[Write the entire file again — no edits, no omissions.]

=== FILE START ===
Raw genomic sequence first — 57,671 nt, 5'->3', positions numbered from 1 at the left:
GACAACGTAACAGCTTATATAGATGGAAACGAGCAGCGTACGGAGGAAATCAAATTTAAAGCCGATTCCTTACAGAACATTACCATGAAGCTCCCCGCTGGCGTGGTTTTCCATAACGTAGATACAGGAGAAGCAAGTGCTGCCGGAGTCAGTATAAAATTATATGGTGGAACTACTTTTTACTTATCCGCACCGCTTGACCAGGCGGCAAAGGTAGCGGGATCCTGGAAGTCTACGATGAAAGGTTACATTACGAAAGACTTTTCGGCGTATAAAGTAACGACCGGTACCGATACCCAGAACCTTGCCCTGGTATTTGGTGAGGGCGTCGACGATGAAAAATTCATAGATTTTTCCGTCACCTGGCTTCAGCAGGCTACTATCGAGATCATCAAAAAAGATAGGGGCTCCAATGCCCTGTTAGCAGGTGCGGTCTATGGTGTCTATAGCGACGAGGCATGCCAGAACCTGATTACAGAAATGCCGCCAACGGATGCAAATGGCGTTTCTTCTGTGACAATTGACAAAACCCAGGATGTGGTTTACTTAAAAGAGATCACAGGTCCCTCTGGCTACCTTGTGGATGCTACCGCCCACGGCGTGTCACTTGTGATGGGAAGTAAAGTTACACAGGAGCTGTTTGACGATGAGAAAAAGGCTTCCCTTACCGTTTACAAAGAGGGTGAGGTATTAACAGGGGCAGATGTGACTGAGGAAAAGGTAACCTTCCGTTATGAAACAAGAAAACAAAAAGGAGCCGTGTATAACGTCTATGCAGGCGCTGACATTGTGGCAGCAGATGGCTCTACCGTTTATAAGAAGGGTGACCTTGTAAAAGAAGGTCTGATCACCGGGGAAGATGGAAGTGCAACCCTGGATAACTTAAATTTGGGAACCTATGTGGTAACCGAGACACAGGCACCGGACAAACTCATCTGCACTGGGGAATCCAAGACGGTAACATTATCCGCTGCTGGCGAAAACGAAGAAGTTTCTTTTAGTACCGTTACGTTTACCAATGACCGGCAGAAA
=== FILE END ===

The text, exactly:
Raw genomic sequence first — 57,671 nt, 5'->3', positions numbered from 1 at the left:
GACAACGTAACAGCTTATATAGATGGAAACGAGCAGCGTACGGAGGAAATCAAATTTAAAGCCGATTCCTTACAGAACATTACCATGAAGCTCCCCGCTGGCGTGGTTTTCCATAACGTAGATACAGGAGAAGCAAGTGCTGCCGGAGTCAGTATAAAATTATATGGTGGAACTACTTTTTACTTATCCGCACCGCTTGACCAGGCGGCAAAGGTAGCGGGATCCTGGAAGTCTACGATGAAAGGTTACATTACGAAAGACTTTTCGGCGTATAAAGTAACGACCGGTACCGATACCCAGAACCTTGCCCTGGTATTTGGTGAGGGCGTCGACGATGAAAAATTCATAGATTTTTCCGTCACCTGGCTTCAGCAGGCTACTATCGAGATCATCAAAAAAGATAGGGGCTCCAATGCCCTGTTAGCAGGTGCGGTCTATGGTGTCTATAGCGACGAGGCATGCCAGAACCTGATTACAGAAATGCCGCCAACGGATGCAAATGGCGTTTCTTCTGTGACAATTGACAAAACCCAGGATGTGGTTTACTTAAAAGAGATCACAGGTCCCTCTGGCTACCTTGTGGATGCTACCGCCCACGGCGTGTCACTTGTGATGGGAAGTAAAGTTACACAGGAGCTGTTTGACGATGAGAAAAAGGCTTCCCTTACCGTTTACAAAGAGGGTGAGGTATTAACAGGGGCAGATGTGACTGAGGAAAAGGTAACCTTCCGTTATGAAACAAGAAAACAAAAAGGAGCCGTGTATAACGTCTATGCAGGCGCTGACATTGTGGCAGCAGATGGCTCTACCGTTTATAAGAAGGGTGACCTTGTAAAAGAAGGTCTGATCACCGGGGAAGATGGAAGTGCAACCCTGGATAACTTAAATTTGGGAACCTATGTGGTAACCGAGACACAGGCACCGGACAAACTCATCTGCACTGGGGAATCCAAGACGGTAACATTATCCGCTGCTGGCGAAAACGAAGAAGTTTCTTTTAGTACCGTTACGTTTACCAATGACCGGCAGAAA